Financial systems, innovation and economic performance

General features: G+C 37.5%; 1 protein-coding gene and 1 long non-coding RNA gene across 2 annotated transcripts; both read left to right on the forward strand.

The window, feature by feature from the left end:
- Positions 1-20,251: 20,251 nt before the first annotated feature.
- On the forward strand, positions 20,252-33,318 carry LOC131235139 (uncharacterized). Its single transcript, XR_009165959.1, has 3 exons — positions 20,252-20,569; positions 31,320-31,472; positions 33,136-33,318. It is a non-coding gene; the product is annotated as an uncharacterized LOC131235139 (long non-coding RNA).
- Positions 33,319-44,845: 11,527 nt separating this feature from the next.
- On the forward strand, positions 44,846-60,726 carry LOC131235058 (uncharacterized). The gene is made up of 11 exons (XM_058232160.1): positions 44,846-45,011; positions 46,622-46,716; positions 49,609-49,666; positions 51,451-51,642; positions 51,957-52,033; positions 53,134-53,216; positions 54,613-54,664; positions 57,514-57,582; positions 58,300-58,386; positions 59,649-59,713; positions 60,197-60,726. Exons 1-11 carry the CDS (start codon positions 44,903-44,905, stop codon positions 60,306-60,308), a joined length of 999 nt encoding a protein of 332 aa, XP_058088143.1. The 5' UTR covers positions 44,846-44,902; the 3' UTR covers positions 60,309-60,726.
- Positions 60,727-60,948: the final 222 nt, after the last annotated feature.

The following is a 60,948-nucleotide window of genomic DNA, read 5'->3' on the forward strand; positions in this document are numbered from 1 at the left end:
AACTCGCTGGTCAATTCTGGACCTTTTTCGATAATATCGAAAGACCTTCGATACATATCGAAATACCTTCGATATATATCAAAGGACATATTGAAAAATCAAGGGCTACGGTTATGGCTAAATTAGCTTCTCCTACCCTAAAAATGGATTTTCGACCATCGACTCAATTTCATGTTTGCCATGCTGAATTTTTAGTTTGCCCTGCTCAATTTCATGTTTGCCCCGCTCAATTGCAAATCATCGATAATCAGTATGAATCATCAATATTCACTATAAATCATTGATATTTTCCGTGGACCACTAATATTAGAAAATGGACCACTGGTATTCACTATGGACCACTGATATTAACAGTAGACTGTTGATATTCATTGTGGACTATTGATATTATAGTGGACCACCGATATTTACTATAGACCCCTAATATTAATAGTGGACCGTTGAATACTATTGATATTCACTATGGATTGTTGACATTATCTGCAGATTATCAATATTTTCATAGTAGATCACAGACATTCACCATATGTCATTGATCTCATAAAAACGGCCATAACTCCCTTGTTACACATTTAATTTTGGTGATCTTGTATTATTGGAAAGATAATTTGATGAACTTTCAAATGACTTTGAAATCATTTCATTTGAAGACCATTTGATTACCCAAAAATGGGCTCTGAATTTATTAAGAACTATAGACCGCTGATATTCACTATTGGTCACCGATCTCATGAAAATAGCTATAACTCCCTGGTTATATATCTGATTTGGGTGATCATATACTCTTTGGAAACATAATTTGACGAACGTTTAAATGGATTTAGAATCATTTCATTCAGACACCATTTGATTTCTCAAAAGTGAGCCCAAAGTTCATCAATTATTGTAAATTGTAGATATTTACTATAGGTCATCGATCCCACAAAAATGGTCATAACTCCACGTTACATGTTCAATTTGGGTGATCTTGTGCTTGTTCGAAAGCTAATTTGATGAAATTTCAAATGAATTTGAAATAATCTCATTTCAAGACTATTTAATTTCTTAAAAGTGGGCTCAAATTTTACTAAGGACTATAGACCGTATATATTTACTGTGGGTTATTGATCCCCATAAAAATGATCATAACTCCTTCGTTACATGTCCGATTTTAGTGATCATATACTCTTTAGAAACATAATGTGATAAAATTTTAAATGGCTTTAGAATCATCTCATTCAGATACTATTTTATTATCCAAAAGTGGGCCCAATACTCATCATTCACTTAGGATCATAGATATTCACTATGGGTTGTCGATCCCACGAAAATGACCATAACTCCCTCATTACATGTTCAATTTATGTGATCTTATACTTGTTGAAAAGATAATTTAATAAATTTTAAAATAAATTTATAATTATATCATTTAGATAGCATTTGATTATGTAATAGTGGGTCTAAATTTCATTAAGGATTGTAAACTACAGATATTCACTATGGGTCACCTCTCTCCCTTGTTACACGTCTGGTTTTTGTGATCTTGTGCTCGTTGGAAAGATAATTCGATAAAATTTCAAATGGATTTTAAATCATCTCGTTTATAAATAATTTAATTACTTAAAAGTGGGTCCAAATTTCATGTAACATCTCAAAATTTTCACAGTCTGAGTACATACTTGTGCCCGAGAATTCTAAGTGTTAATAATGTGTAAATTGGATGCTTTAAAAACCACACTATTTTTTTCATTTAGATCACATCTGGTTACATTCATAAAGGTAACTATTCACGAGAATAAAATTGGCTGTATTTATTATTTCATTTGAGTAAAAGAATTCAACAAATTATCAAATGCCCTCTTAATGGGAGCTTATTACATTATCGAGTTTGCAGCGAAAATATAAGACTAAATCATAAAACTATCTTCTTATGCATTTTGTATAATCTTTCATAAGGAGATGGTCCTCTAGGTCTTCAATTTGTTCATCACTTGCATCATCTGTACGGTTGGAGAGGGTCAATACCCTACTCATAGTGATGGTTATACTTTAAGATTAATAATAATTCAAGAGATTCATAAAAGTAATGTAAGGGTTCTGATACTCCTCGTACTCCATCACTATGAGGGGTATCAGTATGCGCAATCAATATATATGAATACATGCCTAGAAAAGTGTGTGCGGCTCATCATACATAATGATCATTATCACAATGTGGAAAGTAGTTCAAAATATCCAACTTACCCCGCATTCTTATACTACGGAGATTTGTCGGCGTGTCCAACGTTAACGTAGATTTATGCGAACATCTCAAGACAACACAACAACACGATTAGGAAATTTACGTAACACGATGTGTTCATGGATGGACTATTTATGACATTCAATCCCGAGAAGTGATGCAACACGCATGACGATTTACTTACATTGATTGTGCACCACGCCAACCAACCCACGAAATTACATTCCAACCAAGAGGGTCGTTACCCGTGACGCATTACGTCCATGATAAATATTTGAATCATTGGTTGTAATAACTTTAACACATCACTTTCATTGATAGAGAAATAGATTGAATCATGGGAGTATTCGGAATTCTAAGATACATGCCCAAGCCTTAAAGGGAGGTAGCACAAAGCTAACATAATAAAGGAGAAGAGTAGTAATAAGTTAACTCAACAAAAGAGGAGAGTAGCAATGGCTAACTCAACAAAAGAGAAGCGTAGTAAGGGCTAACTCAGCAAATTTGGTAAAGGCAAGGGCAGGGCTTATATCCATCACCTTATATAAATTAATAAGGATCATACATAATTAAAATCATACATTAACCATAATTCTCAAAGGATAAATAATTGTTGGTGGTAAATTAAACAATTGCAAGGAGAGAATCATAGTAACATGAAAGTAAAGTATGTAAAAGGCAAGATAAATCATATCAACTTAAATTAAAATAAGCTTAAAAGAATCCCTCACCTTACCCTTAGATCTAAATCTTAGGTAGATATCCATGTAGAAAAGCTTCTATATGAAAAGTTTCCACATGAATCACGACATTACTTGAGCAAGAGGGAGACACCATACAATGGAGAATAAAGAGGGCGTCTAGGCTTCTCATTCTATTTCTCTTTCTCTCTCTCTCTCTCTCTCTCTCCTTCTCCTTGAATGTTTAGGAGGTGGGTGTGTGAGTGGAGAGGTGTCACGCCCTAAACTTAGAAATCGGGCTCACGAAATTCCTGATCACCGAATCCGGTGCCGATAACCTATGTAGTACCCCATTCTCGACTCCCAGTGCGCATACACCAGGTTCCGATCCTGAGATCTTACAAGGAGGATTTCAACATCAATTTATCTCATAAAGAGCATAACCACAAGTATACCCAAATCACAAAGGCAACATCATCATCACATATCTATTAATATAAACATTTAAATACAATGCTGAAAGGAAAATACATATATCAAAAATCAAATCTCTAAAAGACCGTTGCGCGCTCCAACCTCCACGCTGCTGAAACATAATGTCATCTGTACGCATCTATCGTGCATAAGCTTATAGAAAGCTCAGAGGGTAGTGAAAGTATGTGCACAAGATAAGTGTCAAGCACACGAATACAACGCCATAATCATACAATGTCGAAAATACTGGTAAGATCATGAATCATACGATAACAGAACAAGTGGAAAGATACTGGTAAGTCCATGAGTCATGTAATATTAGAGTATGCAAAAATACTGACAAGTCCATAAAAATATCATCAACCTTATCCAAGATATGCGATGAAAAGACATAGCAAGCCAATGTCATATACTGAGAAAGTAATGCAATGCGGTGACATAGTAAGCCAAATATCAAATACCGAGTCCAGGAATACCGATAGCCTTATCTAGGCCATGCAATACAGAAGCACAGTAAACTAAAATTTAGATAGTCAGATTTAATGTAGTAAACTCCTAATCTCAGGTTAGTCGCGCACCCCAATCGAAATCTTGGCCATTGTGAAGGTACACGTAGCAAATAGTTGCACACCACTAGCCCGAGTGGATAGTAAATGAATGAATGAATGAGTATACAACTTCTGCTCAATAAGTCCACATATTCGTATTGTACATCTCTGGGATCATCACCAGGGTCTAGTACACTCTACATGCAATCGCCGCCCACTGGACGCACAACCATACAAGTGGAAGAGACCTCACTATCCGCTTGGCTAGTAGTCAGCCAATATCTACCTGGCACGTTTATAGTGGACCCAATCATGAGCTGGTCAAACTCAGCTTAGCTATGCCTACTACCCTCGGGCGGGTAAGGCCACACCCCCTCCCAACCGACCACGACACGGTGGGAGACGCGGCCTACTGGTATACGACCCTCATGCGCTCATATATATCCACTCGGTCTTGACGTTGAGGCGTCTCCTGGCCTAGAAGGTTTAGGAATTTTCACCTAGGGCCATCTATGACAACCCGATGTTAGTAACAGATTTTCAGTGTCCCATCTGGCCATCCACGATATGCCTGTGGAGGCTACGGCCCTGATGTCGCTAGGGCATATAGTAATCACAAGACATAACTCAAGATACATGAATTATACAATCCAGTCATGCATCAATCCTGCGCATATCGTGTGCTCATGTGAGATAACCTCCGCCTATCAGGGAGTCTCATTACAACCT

There is growing evidence of international divergence in the performance of newindustries. While the United States is at the forefront of the recent revolution ininformation technologies, European economists and policy makers are concerned thatEurope is falling behind with negative implications for long-term economicperformance. This paper investigates the role of financial systems as a crucialdeterminant of apparent differences in national abilities to promote innovativeactivities in specific sectors. Firstly, a short overview of the relevant finance andinnovation literature is provided, and a synthetic view of the finance-innovation linkis sketched. It is argued that national financial systems have an impact on thestructure of growth through their differing abilities to promote innovation in sector-specifictechnology regimes. Secondly, I apply a simple econometric model to a dataset consisting of 17 OECD countries and 20 manufacturing industries to identifyempirical patterns. The evidence suggests that sectors characterized by hightechnological opportunity and a focus on product innovation perform relatively betterin financial systems with large stock markets, competitive banking sectors and goodaccounting standards. In contrast, the performance of sectors geared towardsinnovation in processes benefits from a more bank-oriented financial system andconcentrated ownership structures.
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